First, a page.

About 10 days after the bombing, a pastor visited All Saints and shared a message from Romans 8. “He put a question before us,” Fahmi said. “Who will separate us [from the love of God]? Will this persecution? Will something else that is this bad? I asked this question of myself while I was sitting in the church. Then I gave the same answer as St Paul did: nothing can separate us from the love of God. So that was the first motivation and strengthening of my faith.”

When Anaya was moved to a regular hospital ward, Fahmi finally told her about the deaths of Ishan and Naher. She was stunned, and then she was angry that Fahmi had kept the truth from her, angry that she had not been able to say goodbye.

Despite Anaya’s anger, Fahmi was relieved that they could finally mourn the loss of their children together. Anaya had been reading the book of Job in the weeks preceding the bombing, so those words echoed in her heart during her recovery. Just as Job was faced with accusers, some friends suggested that Fahmi and Anaya might need to repent of some secret sin, as if the loss of their two children meant they were being punished by God.

Fahmi and Anaya knew that was contrary to what Jesus taught about loss and suffering, but they were still hurt and confused as they tried to process the tragedy.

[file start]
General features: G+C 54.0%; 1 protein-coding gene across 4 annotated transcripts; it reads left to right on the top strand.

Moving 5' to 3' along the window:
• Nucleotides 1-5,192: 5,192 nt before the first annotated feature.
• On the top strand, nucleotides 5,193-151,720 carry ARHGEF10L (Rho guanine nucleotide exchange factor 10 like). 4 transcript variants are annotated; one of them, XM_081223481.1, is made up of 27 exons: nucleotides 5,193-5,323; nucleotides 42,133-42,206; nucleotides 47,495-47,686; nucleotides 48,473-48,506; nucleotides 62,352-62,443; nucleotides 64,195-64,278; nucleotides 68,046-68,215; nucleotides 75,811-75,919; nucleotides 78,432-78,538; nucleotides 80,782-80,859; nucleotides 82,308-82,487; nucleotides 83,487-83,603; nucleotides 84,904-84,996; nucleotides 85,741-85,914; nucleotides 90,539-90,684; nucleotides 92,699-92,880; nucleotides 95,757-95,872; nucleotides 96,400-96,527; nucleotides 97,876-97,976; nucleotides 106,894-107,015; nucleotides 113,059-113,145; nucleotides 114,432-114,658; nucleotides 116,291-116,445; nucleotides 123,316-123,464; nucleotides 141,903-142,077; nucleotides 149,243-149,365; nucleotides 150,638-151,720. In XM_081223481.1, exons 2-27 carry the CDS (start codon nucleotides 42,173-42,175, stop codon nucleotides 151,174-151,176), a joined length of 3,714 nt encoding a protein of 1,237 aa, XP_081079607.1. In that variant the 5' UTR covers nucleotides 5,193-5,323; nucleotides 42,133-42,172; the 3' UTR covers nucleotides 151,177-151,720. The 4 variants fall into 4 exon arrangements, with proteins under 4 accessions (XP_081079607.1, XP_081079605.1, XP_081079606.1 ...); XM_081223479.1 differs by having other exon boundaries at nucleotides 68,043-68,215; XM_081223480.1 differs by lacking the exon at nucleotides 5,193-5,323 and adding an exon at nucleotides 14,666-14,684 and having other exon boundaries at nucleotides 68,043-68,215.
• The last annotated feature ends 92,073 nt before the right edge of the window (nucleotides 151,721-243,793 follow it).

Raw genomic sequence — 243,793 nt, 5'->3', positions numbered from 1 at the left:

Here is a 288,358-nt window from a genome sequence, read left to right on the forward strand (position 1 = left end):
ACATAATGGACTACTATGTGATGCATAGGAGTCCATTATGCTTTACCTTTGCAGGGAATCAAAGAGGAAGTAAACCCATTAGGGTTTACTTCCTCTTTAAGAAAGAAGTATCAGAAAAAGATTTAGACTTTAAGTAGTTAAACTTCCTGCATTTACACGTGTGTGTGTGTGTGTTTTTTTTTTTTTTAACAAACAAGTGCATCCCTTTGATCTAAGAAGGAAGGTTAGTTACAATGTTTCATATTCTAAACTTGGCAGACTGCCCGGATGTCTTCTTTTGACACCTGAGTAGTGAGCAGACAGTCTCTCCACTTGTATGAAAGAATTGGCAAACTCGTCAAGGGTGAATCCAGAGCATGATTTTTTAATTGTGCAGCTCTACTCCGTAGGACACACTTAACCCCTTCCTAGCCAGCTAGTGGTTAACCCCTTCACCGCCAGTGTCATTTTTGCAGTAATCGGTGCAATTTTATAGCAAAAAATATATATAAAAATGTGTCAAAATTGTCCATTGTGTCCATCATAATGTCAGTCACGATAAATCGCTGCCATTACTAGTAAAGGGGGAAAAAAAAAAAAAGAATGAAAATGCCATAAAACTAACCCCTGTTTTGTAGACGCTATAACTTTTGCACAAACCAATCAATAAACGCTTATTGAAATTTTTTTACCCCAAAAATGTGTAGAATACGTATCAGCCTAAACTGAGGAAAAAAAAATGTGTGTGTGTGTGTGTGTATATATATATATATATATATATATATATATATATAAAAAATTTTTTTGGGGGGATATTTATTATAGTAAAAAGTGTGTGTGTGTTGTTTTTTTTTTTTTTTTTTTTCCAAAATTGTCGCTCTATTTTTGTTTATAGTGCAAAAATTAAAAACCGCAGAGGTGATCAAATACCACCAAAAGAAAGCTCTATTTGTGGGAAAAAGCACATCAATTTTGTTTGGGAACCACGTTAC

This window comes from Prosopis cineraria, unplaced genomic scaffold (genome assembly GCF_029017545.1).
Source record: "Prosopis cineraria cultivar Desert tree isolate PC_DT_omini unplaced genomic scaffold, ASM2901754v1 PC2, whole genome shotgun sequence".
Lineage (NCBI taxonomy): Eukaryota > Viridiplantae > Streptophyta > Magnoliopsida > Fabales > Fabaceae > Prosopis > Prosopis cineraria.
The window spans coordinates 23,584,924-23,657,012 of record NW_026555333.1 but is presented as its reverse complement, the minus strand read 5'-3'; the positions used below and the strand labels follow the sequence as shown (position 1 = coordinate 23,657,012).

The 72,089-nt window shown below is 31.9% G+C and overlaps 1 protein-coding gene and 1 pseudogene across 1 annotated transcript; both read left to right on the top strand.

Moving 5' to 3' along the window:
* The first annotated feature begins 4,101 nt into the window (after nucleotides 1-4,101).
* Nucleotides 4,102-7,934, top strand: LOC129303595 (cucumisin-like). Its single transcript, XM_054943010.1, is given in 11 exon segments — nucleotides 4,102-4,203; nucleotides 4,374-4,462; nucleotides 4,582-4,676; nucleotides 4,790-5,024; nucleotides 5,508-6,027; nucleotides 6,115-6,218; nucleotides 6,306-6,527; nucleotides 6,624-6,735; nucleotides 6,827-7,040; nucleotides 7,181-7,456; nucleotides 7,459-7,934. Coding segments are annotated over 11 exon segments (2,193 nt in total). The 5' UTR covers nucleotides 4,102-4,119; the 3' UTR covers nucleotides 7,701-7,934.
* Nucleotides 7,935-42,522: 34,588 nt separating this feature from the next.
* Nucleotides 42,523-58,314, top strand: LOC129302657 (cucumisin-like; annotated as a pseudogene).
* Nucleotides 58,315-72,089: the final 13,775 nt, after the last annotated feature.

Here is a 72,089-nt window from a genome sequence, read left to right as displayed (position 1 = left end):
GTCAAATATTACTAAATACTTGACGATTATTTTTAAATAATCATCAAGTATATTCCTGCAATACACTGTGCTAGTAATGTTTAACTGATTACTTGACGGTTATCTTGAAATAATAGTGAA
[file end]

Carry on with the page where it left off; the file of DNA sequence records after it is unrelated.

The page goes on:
“When I was in the hospital, my faith was a little bit shaken and I was asking God why He had taken both of them,” Anaya said. “Even then I was not blaming God; I didn’t give up my faith. In all this mourning and throughout this situation, God was with us. It was God who consoled us and gave us comfort.”

Anaya began to have dreams of her children, seeing them in a place she recognised as heaven. “That also gave me some comfort that my children are in this place,” she said.

Because Anaya was not able to attend church, Fahmi arranged for family and friends to come to their home for prayer and worship services. “All the family members gathered,” Anaya recalled. “That was a time for us to cope with the suffering, and God was with us through these worship services. It helped us a lot.”

In the months following the bombing, Fahmi’s eyes were opened to a new ministry opportunity. A Korean missionary friend had begun visiting the bombing victims in their homes, and Fahmi felt led to join his friend. His presence in these visits, comforting others while going through his own suffering and grief, had a powerful effect on those he visited. He was reminded of 2 Corinthians 1:3–4, as he comforted others with the comfort he himself was receiving from the Lord.